‘Plaide in 1613’: authorial and scribal manuscripts in the playhouse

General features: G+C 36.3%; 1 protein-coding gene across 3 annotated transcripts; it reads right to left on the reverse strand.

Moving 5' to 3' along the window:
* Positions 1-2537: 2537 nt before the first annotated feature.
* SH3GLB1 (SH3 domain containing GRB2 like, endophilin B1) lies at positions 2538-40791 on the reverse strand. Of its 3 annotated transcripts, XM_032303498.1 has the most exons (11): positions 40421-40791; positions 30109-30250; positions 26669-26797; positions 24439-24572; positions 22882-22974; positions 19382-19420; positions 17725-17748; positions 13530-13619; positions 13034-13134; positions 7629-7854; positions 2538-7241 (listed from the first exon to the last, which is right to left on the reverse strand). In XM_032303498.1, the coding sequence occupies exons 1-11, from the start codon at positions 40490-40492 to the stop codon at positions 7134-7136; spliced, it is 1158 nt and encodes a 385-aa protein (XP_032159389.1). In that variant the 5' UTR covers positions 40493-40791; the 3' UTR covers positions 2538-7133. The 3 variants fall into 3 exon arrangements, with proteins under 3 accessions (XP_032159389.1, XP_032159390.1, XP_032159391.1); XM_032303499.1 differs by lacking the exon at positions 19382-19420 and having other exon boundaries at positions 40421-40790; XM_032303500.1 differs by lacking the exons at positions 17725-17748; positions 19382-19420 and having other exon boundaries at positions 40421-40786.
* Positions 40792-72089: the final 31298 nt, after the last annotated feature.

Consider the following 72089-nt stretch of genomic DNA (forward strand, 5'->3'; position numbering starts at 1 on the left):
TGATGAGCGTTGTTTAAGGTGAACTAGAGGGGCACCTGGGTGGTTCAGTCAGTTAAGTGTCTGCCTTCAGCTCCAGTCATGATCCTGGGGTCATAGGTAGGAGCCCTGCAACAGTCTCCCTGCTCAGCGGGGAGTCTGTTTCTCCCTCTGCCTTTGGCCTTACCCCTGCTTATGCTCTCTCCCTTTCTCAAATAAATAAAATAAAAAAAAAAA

After the Master of the Revels contributed to the transmission of a play-text, and, perhaps, to the moral responsibility of its author, licensed manuscripts could pass into rehearsal, performance, and later revival. For dramatists, writing a ‘good’ play was not their only aim, nor was it ‘the bettring of maners and language’, as Herbert described it, for at least one other aim was to help guide their plays through production. A dramatist seems not to have needed the ‘approbation’ of the censor or anyone else to ‘encourage him to pursue this beneficial and cleanly way of poetry’. Instead dramatists seemed to share a contractual or personal duty to participate in the staging of their plays, even in co-ordinating with actors and other theatre personnel the use of the text in the playhouse.